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Archive for April, 2013

Accessible Copyright Treaty Hits New Roadblock

The World Blind Union (WBU) has reacted angrily to a new setback to long-running work on an international copyright treaty which could improve access to accessible books for blind and visually impaired people.

The union has been a key negotiator in talks at the World Intellectual Property Organisation (WIPO) which have been going on for almost five years. Following the latest round of talks from 18-20 April in Geneva, the WBU released a statement saying the discussions “devoted almost no time to insuring that the treaty will encourage the cross border sharing of desperately needed books for the blind”, concentrating instead on protecting the rights of existing copyright holders.


Great Expectations Of e-Book Access Demonstrations

Accessibility is “rising up the agenda” of the publishing industry as awareness grows of the value of helping people access electronic books in multiple formats, a publishing standards body said this month.

The statement came following a live demonstration of accessible readings from “Great Expectations” by Charles Dickens at the London Book Fair in an event organised by the Royal National Institute of Blind People, the Publishers Licensing Society and EDitEUR – the trade standards body for the global book industry.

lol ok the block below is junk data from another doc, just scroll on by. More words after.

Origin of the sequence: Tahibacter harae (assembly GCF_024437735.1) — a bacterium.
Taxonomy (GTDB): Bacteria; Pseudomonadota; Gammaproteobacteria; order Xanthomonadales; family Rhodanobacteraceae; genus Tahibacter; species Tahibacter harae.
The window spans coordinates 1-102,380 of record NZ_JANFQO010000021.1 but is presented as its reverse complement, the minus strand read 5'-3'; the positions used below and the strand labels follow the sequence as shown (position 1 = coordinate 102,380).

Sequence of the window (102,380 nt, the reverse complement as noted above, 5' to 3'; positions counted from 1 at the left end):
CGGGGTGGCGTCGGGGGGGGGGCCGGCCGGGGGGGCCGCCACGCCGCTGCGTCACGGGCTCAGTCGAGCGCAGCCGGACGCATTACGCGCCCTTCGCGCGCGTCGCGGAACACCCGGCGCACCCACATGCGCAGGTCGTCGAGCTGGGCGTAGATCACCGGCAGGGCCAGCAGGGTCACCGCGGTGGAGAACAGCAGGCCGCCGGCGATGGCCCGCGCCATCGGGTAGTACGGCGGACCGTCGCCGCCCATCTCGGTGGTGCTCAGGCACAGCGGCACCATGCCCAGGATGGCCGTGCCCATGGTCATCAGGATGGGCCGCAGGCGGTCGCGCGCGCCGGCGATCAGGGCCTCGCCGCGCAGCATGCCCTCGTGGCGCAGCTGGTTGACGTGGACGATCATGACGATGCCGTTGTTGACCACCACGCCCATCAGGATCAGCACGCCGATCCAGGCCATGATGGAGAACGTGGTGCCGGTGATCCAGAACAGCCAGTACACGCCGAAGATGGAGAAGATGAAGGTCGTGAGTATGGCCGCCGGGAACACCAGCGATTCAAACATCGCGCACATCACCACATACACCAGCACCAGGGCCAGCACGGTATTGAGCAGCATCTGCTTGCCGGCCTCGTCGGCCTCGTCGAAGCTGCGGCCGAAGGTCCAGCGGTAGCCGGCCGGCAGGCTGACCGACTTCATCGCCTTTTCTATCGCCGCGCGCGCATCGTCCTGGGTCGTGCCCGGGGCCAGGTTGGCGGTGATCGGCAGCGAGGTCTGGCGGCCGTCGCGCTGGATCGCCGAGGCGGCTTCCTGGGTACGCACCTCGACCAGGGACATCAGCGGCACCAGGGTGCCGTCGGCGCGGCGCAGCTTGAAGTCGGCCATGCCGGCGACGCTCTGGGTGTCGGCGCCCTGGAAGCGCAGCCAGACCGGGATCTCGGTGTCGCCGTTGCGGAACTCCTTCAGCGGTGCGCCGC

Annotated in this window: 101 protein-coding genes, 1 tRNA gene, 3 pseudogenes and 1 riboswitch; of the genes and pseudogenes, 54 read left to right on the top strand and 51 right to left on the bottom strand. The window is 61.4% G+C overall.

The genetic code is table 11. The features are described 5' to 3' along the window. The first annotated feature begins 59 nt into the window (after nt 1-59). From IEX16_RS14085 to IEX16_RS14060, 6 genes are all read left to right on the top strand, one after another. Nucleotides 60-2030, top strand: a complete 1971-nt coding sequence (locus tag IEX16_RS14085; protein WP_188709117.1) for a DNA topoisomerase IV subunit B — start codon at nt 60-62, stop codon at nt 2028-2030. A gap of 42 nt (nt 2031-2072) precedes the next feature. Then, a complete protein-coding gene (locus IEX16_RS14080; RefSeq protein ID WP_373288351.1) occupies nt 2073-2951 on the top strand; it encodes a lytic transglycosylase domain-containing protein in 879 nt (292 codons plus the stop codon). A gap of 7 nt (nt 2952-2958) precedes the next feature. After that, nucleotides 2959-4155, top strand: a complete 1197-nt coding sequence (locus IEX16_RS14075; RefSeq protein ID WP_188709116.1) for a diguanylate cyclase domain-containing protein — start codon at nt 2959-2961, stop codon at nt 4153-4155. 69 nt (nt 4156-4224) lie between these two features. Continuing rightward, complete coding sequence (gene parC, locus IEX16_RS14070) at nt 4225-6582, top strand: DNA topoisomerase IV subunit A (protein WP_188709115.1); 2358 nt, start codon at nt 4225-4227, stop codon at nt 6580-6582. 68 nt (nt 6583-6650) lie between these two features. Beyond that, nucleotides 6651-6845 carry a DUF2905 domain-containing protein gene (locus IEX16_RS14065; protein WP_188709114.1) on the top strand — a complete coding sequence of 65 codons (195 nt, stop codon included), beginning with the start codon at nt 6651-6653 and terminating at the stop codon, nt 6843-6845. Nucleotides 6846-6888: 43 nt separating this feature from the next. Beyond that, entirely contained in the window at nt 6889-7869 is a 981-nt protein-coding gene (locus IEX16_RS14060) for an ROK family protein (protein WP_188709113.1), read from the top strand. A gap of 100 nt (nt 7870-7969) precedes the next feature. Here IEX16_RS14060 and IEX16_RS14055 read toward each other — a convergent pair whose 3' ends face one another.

Location Networking Aims To Help Disabled People Connect

A free smartphone app that can help disabled and other diverse communities find and connect with people from within their own and other groups, and request social support, has been launched in the UK.

MiFinder combines elements of social networking platforms with GPS satellite location, allowing users to engage and potentially meet with people nearby them who share similar interests. The app has a range of potential uses – including dating – but is unusual in promoting its use for social support, its owner says.


Erik Weihenmayer, Adventurer: Scaling The Heights Of Possibility

By Andrea Tarquini, translated by Margherita Giordano.

Erik Weihenmayer has climbed Mount Everest, the world’s highest mountain, and descended Mount Elbrus, the highest peak in Europe, skiing to base camp. Now he is preparing to ride the rapids of the Grand Canyon’s Colorado River in a kayak. Extreme sports always offer extreme challenges, but for Weihenmayer, the level of difficulty is different: he is blind, after contracting retinoschisis at the age of three.

Weihenmayer, 44, an American of German origin, lost his sight gradually until his eyes were removed as a teenager and as a young man, to be replaced with prosthetics. “I was not afraid of going blind, but of ending up marginalised,” he told Lukas Eberle, a writer at the German newspaper “Der Spiegel”. “Sometimes it’s frustrating, it’s a daily struggle with yourself and with your limitations that you would almost pull out your hair,” said Weihenmayer.